Commenting on the settlement of the litigation and the approval of the merger, Bill Baer said that the airlines’ agreement to divest slots at key airports will allow low-cost carriers to expand and “will disrupt today’s cosy relationships among the incumbent legacy carriers and provide consumers with more choices and more competitive airlines”.

This agreement has the potential to shift the landscape of the airline industry

The settlement was approved by the US Bankruptcy Court on 27 November 2013, and Judge Sean Lane advised that the merger should be completed “without delay”. American Airlines and US Airways were planning to close their merger by 9 December 2013.

The US Attorney General, Eric Holder, commenting on the approved merger said:

“This agreement has the potential to shift the landscape of the airline industry. By guaranteeing a bigger foothold for low-cost carriers at key US airports, this settlement ensures airline passengers will see more competition on nonstop and connecting routes throughout the country.”

Author: Paul Phillips (Partner, Head of aviation litigation and regulation with Stephenson Harwood) / Publisher: SCMO

Technology to counter future volcanic ash crisis

Article published on October 2013 in Legal Eye and reproduced by courtesy of Stephenson Harwood

Between 15 April and 21 April 2010, Europe experienced an unprecedented closure of its airspace, with over 100,000 flights cancelled, and an estimated 10 million passengers affected over a period of seven days. Airlines based in Northern Europe had all of their aircraft grounded as a result of airport closures, and overall, the European airline industry had 75% of its operations closed at the peak of the ash plume. It was catastrophic.

Three days into the crisis, as European airspace remained closed, several of the major carriers protested that national civil aviation authorities and Eurocontrol were acting too cautiously in maintaining the flight ban. Several airlines conducted their own test flights in the last two days of the crisis, including Air France-KLM and Lufthansa, and found the atmosphere to be clear.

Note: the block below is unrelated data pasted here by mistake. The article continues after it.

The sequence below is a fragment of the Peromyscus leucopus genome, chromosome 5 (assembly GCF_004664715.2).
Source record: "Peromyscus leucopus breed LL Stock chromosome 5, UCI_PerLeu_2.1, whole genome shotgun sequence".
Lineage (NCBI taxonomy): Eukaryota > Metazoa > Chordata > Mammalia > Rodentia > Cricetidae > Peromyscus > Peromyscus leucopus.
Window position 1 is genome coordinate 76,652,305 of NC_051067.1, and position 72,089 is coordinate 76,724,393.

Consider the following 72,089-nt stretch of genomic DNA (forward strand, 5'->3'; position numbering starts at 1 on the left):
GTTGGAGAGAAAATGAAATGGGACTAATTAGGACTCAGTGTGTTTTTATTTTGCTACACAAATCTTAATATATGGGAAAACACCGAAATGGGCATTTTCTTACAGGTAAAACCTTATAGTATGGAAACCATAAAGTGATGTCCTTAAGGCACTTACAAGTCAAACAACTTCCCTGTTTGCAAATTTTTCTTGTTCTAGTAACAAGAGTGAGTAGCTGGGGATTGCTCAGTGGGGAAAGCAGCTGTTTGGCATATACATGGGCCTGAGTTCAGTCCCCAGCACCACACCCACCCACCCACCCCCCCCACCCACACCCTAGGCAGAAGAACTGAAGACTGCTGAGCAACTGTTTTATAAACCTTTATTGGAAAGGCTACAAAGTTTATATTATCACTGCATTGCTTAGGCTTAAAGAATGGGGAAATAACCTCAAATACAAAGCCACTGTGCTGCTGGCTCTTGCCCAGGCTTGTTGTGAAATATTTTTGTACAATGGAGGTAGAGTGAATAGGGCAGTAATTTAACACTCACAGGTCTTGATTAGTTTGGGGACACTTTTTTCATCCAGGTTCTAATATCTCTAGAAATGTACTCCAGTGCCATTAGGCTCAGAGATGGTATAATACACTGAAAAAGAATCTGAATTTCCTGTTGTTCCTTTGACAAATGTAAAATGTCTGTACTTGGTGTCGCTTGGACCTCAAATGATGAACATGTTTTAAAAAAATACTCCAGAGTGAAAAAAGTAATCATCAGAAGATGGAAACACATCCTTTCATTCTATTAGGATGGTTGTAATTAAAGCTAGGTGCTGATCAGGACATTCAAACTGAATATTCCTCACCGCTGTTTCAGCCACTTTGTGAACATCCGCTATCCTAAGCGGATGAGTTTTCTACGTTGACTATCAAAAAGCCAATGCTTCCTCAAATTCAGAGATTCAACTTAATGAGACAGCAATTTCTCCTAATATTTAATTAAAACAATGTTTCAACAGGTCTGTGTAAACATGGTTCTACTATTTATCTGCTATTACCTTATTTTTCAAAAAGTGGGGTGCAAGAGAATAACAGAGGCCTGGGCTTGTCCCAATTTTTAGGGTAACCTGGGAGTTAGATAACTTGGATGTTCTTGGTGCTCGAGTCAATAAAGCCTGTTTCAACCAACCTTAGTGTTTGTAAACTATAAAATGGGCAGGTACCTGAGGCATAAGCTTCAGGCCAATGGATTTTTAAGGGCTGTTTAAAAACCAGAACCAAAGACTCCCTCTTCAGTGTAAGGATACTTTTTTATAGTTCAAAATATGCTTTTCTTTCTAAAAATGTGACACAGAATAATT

Since the volcanic ash crisis, Airbus and Nicarnica Aviation have been developing technology for the fitting of sensors to aircraft for the detection and the measurement of the density of ash clouds, so that pilots can avoid them.

In an extraordinary experiment conducted on 13 November 2013, a tonne of volcanic ash, collected and dried from the 2010 Eyjafjallajokul eruption by the Institute of Earth Sciences in Iceland, was flown to Toulouse, then carried in an A400M Airbus aircraft and released at between 9,000-11,000 feet over the Bay of Biscay, to simulate conditions consistent with the volcanic ash cloud in 2010. easyJet then flew an Airbus A340-300 fitted with Airborne Volcanic Object Identifier and Detector (AVOID) sensors developed by Nicarnica Aviation towards the ash cloud, and successfully identified the ash from distances of 60 km, as well as accurately measuring its concentration. The tonne of volcanic ash released was apparently measured at 2.8km in diameter and was visible to the naked eye, but quickly dissipated, becoming difficult to identify.

Aircraft fitted with AVOID sensors would be able to feed back information to the ground in any future volcanic ash eruption, giving real time data to enable an accurate picture of the location and size of ash clouds to be built up, as well as their density, which would inform decisions on the ground as to whether airspace needs to be closed.

easyJet is planning to fit several of its aircraft with AVOID sensors by the end of 2014, so that if, and when, the Icelandic volcanoes erupt again, they will be able to argue coherently with national civil aviation authorities in the EU that it is not necessary to impose a blanket no-flight ban and shut down large areas of European airspace.

Author: Paul Phillips (Partner, Head of aviation litigation and regulation with Stephenson Harwood) / Publisher: SCMO